The bulk of the script (and the part that was a real pain) is for parsing out the metadata to pass to xbps-create. What needs to be done is:

  • pull the base-64 encoded files from the xbps database so I can re-create the install/remove scripts and other “meta” files for the package manager
  • work out naming/versioning… I guess one possibility is to simply use the same packagename and version, and then you’d just xdowngrade to the package and place it on hold to prevent any upgrades (which will have cascade effects, and is the reason holding packages isn’t a longterm solution to most problems)

I may or may not actually get to this…

However, for you immediate present and near future needs, a workaround is to make sure those packages don’t get updated (don’t update gcc!) Again, it’s definitely not a viable long term solution, but it can buy some time to breathe and reflect.

One question that remains is whether the problem could be from an asymmetric upgrade of sorts. (by which I mean something in the dependency chain that should be currently built against gcc6 didn’t get updated, but that doesn’t match up to your report of doing a -u for the whole system)

Don’t you just love problems that nobody else has, or can get to the bottom of? (I feel for you there)

(Masato the Empty) #39

On the subject of literature, it just seems that there are few “classics” of this nature in the modern era (fiction as a conveyance of philosophical ideas/speculation). Frank Herbert’s Dune series comes to mind as does some of CS Lewis’ other fiction (by other I mean non-Narnia; it seems people really read more into Narnia than Lewis himself intended).

Bit of trivia - the silent planet series was Lewis’ effort to satisfy a wager/game that he and Tolkien had going; Lewis was to write a story about space travel, and Tolkien was to write a story about time travel. Tolkien’s never got anything published, though he did attempt to base it on his middle earth mythology, specifically the “drowning of Andunie” story (related to his drafts regarding the destruction of Numenor). - source - one of Christopher Tolkien’s history of middle earth books (commentaries on the extensive unpublished works of his father).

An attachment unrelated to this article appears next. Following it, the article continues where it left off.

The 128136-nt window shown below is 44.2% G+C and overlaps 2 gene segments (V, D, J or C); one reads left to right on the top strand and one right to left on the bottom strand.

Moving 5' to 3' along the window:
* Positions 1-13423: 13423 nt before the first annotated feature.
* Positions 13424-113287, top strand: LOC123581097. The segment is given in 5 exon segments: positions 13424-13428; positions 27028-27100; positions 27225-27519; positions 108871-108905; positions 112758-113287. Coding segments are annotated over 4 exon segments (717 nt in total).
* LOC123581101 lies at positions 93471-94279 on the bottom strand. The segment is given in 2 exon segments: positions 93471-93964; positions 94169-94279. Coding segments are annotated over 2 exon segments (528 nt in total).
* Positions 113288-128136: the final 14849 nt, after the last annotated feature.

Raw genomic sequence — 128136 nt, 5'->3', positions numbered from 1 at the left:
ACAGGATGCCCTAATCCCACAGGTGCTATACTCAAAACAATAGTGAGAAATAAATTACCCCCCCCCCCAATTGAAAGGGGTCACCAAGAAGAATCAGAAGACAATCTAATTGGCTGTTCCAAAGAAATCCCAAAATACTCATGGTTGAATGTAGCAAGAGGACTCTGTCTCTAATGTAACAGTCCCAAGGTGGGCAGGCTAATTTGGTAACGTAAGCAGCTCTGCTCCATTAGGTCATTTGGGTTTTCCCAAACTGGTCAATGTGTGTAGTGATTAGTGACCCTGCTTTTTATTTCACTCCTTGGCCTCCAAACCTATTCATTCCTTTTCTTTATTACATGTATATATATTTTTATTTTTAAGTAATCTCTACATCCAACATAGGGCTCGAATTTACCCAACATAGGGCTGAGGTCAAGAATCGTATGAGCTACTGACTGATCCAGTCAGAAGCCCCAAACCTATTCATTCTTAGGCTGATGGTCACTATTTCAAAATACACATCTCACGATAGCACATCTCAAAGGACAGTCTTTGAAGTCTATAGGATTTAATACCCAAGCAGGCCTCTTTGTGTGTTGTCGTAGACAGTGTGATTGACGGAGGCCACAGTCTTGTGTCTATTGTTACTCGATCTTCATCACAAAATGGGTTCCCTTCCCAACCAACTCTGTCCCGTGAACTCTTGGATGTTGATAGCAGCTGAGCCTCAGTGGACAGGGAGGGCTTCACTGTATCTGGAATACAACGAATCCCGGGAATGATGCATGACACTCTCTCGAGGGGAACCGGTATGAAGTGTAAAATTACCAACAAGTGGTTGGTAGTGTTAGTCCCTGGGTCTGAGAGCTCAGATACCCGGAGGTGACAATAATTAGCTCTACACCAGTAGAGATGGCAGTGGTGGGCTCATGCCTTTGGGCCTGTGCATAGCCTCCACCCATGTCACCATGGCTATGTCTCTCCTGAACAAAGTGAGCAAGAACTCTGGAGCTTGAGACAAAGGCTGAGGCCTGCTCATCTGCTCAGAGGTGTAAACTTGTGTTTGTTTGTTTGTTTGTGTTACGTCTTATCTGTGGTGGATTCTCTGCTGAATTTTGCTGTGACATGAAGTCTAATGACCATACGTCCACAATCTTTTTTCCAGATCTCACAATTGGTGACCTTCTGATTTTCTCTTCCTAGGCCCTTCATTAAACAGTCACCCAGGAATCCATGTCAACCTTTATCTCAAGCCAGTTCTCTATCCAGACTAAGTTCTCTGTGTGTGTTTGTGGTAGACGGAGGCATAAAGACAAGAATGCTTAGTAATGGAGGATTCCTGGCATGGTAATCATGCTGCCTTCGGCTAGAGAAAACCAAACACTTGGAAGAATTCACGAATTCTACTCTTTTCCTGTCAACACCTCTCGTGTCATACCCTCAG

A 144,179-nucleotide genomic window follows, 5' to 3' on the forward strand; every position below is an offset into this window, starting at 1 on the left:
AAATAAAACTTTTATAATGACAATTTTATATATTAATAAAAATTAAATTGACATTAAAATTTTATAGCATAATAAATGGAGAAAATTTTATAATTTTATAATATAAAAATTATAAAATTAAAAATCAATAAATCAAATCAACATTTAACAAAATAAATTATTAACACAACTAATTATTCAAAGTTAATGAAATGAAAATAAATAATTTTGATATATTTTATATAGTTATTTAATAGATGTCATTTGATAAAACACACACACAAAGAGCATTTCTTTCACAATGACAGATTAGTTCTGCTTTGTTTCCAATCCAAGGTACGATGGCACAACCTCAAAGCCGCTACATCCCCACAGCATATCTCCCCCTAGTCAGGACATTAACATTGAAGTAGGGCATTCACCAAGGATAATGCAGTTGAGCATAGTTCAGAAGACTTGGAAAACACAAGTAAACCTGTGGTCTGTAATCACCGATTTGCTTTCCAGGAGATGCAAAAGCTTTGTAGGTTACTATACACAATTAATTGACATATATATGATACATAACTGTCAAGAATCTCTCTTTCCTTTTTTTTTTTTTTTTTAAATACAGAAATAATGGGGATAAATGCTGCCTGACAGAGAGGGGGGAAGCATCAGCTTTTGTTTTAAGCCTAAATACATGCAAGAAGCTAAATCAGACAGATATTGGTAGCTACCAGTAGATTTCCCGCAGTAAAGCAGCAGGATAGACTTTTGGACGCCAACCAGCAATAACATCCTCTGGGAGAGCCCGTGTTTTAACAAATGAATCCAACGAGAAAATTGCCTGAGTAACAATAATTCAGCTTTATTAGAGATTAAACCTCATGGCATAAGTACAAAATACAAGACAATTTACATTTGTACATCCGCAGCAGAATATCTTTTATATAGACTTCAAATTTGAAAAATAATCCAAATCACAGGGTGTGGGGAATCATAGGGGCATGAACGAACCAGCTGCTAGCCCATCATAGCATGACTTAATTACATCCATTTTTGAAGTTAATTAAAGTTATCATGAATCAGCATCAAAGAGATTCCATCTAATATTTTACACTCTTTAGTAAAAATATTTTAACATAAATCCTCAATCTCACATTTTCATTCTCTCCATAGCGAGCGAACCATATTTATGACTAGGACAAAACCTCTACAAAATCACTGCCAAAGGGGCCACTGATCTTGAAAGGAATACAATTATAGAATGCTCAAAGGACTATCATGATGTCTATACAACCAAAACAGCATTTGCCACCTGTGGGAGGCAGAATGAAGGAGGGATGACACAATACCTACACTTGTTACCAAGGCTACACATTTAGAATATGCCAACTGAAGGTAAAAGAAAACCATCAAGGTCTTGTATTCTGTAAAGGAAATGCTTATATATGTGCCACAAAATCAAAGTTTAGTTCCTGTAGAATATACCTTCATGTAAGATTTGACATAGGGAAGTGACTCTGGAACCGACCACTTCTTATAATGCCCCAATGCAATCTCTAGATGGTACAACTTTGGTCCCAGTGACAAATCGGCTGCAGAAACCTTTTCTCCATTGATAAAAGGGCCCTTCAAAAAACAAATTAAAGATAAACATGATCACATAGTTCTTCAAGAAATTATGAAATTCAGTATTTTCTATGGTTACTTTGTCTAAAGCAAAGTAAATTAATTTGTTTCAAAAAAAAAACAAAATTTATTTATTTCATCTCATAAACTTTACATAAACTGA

Anyway, there are a few books out there that I’d probably find stimulating, from Dostoevsky and Tolstoy, as well as Camus’ ‘the stranger’ (also not a particularly uplifting work from what I understand) and some others. However, if I start reading philosophical works more, I have gotten into my mind that Kierkegaard is where I need to start reading, as his writings seem to be fairly appropriate to where I’ve been going in the last 5 - 10 years.


Well, that’s one of the major problems. gcc isn’t installed and the only one I can find is the current one. I assume libgcc is connected to it.

However, I have thought of a possible work-around but there are a lot of “ifs” involved. I remembered that I had synergy running early on and wondered how that could be. Well, it worked immediately after I installed it. Thus, I’m wondering if after booting, I copy the old libgcc and links to /usr/lib, then startx, and in an xterm, copy the new libgcc back in. It worked earlier today but I kept getting the shlibs error and I couldn’t get anything else installed so I’ve rebooted back into Arch. It’s kind of a duct tape and chewing gum approach, but if that’s the only library that is causing the problem, it might work. In the meantime, I’ll only update things that must be updated to install the packages I need. Perhaps the next version of libgcc won’t have the problem (I’m an incurable optimist).

No. :smile: Perhaps because far too often, it turned out I did something stupid to cause it.